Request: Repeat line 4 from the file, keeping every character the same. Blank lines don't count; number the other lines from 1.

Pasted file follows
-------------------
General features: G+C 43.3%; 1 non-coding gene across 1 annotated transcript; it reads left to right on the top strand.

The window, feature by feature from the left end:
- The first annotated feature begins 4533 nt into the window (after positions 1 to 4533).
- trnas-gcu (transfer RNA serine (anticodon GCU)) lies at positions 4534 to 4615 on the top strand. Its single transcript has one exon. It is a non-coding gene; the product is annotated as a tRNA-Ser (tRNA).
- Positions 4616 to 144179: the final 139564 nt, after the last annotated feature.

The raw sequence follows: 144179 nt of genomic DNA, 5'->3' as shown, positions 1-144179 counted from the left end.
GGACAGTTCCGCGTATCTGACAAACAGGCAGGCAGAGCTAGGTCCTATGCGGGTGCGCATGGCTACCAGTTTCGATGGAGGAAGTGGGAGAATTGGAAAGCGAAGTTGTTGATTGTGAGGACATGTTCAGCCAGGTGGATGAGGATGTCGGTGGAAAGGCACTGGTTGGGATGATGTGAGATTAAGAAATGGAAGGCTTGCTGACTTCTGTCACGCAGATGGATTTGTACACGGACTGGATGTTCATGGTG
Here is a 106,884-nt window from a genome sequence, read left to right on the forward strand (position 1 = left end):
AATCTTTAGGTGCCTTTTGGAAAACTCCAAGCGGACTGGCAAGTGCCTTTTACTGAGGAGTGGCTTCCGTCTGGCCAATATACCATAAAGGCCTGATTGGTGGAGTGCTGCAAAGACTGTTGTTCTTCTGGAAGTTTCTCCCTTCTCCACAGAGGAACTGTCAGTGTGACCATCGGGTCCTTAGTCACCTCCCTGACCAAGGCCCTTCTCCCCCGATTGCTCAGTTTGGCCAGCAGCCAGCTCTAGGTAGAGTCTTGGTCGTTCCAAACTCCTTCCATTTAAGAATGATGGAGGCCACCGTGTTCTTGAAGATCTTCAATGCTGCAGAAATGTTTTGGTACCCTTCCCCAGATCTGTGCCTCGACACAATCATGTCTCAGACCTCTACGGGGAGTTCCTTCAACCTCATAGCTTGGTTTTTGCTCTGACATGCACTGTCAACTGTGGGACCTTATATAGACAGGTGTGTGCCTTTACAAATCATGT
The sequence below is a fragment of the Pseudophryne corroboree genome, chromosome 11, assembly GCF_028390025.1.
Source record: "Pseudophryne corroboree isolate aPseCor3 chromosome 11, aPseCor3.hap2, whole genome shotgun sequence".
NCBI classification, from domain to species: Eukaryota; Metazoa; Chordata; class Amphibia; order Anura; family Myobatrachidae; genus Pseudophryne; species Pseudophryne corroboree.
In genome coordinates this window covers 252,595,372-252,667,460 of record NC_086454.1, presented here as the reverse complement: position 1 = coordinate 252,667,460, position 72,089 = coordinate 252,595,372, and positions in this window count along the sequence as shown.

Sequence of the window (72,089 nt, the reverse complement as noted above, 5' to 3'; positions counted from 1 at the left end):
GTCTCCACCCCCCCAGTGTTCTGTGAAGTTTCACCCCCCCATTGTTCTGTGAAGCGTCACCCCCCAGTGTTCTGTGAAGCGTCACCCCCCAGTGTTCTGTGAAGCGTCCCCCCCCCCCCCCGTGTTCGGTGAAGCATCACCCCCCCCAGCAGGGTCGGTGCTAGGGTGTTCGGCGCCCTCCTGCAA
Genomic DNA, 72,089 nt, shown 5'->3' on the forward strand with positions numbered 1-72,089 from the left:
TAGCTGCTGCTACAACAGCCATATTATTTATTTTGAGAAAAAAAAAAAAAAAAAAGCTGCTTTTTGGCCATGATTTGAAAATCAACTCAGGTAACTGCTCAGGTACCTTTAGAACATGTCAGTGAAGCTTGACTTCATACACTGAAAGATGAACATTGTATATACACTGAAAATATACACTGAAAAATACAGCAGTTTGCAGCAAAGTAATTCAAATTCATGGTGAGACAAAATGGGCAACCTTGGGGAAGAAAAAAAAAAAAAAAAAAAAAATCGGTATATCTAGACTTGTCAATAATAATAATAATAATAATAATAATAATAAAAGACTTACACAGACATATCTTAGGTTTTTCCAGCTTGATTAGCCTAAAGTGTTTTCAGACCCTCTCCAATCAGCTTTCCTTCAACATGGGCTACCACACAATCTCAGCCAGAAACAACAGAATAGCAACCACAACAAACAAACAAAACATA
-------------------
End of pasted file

- trnas-gcu (transfer RNA serine (anticodon GCU)) lies at positions 4534 to 4615 on the top strand. Its single transcript has one exon. It is a non-coding gene; the product is annotated as a tRNA-Ser (tRNA).